Nineteen fellows — a mix of artists, advocates, organizers, and researchers dedicated to advancing criminal justice reforms in the United States — from eight states, the District of Columbia, and Puerto Rico will receive stipends of between $57,500 and $127,500 for full-time projects lasting twelve to eighteen months.
This year's fellows include Wakumi Douglas, who will work to promote cutting-edge healing justice trends and tools to end mass incarceration; Xochtil Larios, who will lead a transformational educational opportunity for youth held in Alameda County's Juvenile Hall; and Maria Mari-Narváez, whose project will document and combat state violence in Puerto Rico. Other fellows include Julie Mao, whose project aims to challenge mass migrant prosecutions and government surveillance by enabling immigrant families and organizers to speak about the harms such prosecutions and surveillance cause; Siwatu-Salama Ra, who will work with formerly incarcerated people to build bridges between the environmental and climate justice movements and the prison abolition and defund police movements; and Waleisah Wilson, who plans to mobilize differently abled people in the South directly impacted by arrest, conviction, incarceration, probation, or parole.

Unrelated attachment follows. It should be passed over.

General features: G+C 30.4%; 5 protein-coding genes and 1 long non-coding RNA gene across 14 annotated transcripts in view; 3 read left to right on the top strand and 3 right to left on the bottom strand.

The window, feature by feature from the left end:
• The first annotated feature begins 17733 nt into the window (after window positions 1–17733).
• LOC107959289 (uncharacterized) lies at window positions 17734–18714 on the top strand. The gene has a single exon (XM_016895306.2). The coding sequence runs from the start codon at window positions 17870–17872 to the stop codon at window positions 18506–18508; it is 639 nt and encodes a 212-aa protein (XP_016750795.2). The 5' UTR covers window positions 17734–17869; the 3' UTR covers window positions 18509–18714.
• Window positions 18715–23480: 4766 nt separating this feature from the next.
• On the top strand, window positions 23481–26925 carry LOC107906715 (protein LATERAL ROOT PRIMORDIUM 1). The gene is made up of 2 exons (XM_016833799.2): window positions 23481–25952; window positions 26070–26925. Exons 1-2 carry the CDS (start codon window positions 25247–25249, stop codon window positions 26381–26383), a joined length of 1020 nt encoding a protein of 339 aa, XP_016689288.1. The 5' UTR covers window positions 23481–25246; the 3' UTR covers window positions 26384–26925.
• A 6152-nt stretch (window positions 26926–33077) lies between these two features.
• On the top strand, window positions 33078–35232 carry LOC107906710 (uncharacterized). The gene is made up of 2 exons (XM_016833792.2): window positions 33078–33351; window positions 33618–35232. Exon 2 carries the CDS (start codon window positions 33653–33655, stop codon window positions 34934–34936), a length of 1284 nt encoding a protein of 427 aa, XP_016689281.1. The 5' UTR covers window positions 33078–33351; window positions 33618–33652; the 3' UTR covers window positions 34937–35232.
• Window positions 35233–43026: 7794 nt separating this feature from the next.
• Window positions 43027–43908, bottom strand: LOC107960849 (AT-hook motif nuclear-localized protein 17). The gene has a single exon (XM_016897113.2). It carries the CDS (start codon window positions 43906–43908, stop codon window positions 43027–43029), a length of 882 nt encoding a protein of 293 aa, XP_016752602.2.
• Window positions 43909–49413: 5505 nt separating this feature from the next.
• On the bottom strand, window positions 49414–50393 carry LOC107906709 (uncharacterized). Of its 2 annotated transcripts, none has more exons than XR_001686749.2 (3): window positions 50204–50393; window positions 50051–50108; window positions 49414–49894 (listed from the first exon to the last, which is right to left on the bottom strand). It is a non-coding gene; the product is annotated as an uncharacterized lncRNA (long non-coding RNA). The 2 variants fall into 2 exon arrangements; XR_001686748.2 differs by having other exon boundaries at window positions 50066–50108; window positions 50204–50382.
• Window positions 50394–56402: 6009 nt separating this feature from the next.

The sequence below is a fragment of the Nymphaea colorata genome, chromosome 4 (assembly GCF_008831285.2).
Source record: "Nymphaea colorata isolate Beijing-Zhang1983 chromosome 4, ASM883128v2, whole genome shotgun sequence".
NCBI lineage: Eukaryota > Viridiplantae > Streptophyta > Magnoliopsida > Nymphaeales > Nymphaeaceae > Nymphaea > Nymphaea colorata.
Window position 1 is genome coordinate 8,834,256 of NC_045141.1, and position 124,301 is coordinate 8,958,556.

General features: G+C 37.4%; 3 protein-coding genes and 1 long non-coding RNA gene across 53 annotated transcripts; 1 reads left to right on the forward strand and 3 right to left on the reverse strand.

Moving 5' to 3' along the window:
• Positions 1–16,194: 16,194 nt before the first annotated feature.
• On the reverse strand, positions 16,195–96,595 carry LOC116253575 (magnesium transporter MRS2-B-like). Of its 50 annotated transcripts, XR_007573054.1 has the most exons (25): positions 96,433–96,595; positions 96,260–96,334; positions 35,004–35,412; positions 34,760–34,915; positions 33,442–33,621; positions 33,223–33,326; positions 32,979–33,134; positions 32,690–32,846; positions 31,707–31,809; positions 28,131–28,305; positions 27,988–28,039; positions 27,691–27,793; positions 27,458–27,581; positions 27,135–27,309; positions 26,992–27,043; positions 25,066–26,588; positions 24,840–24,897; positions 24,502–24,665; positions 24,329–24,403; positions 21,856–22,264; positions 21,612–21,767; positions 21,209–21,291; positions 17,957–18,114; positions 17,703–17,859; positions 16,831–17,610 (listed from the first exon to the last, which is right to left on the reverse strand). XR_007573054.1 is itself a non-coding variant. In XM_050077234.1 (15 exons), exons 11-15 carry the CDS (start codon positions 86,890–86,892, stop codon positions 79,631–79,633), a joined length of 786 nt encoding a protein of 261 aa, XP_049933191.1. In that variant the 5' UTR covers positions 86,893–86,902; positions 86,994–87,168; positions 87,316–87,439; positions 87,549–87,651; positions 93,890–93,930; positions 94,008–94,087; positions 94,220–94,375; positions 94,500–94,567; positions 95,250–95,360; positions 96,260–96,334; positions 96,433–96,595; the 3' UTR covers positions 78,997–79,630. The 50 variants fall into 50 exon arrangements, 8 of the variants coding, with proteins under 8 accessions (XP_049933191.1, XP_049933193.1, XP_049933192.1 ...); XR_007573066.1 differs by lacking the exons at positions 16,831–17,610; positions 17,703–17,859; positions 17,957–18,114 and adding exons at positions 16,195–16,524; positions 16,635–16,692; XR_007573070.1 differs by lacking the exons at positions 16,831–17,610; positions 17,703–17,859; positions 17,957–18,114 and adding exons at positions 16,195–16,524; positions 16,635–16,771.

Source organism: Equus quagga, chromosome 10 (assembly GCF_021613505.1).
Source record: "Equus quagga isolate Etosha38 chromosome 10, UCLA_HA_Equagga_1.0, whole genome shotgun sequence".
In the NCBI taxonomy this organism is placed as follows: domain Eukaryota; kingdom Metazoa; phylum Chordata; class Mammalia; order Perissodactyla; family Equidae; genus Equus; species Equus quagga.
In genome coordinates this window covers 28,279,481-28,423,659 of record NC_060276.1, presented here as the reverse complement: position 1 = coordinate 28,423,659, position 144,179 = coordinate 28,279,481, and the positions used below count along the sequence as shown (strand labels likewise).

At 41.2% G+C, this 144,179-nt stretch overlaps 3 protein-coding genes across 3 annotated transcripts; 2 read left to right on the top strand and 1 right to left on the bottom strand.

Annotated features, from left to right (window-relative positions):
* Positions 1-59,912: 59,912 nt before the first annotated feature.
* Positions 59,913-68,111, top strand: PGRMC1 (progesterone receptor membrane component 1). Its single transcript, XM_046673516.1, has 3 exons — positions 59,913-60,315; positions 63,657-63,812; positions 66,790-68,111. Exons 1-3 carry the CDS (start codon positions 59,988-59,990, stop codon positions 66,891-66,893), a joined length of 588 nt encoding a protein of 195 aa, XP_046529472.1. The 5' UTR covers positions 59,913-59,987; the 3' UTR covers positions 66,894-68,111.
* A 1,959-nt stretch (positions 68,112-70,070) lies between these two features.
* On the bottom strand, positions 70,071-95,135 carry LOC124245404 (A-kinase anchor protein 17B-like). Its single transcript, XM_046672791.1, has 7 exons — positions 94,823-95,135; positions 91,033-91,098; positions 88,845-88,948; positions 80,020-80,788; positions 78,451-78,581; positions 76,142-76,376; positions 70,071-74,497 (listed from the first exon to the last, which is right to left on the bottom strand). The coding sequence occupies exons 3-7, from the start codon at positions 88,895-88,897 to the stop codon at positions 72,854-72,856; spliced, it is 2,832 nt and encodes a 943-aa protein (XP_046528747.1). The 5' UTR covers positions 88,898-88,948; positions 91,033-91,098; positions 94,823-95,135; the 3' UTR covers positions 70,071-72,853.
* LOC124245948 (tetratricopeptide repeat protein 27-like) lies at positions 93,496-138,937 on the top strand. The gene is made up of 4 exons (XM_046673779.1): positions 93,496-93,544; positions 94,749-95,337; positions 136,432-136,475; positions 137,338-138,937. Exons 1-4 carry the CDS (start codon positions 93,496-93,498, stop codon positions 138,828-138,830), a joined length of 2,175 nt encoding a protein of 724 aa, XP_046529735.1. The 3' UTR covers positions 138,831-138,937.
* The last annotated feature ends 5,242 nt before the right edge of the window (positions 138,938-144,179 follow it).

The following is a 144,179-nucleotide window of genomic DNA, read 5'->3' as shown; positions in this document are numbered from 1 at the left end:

"It's exciting to see the incredible range of ideas and tools these fellows bring to the cause of advancing justice," said Leonard Noisette, who oversees the fellowship program. "We are proud to help support the next generation of leaders in the movement to bring this country closer to its ideals."